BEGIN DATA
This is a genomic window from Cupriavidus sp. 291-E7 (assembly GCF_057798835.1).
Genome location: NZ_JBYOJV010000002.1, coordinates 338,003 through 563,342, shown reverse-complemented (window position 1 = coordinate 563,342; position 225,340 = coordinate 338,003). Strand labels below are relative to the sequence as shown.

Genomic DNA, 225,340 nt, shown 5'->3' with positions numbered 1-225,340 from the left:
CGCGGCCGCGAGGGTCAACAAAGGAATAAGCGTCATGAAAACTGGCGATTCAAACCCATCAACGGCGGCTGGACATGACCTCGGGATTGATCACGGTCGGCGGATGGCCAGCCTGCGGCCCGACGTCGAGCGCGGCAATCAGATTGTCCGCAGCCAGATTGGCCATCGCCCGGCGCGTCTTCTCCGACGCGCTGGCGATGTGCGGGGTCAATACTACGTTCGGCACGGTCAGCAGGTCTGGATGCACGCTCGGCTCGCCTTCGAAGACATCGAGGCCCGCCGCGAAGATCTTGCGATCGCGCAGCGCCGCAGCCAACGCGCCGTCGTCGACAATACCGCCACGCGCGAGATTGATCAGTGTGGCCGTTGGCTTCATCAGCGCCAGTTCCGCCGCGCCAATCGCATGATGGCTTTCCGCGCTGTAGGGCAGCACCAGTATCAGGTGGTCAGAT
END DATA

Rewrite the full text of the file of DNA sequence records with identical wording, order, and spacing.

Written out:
This is a genomic window from Cupriavidus sp. 291-E7 (assembly GCF_057798835.1).
Genome location: NZ_JBYOJV010000002.1, coordinates 338,003 through 563,342, shown reverse-complemented (window position 1 = coordinate 563,342; position 225,340 = coordinate 338,003). Strand labels below are relative to the sequence as shown.

Genomic DNA, 225,340 nt, shown 5'->3' with positions numbered 1-225,340 from the left:
CGCGGCCGCGAGGGTCAACAAAGGAATAAGCGTCATGAAAACTGGCGATTCAAACCCATCAACGGCGGCTGGACATGACCTCGGGATTGATCACGGTCGGCGGATGGCCAGCCTGCGGCCCGACGTCGAGCGCGGCAATCAGATTGTCCGCAGCCAGATTGGCCATCGCCCGGCGCGTCTTCTCCGACGCGCTGGCGATGTGCGGGGTCAATACTACGTTCGGCACGGTCAGCAGGTCTGGATGCACGCTCGGCTCGCCTTCGAAGACATCGAGGCCCGCCGCGAAGATCTTGCGATCGCGCAGCGCCGCAGCCAACGCGCCGTCGTCGACAATACCGCCACGCGCGAGATTGATCAGTGTGGCCGTTGGCTTCATCAGCGCCAGTTCCGCCGCGCCAATCGCATGATGGCTTTCCGCGCTGTAGGGCAGCACCAGTATCAGGTGGTCAGAT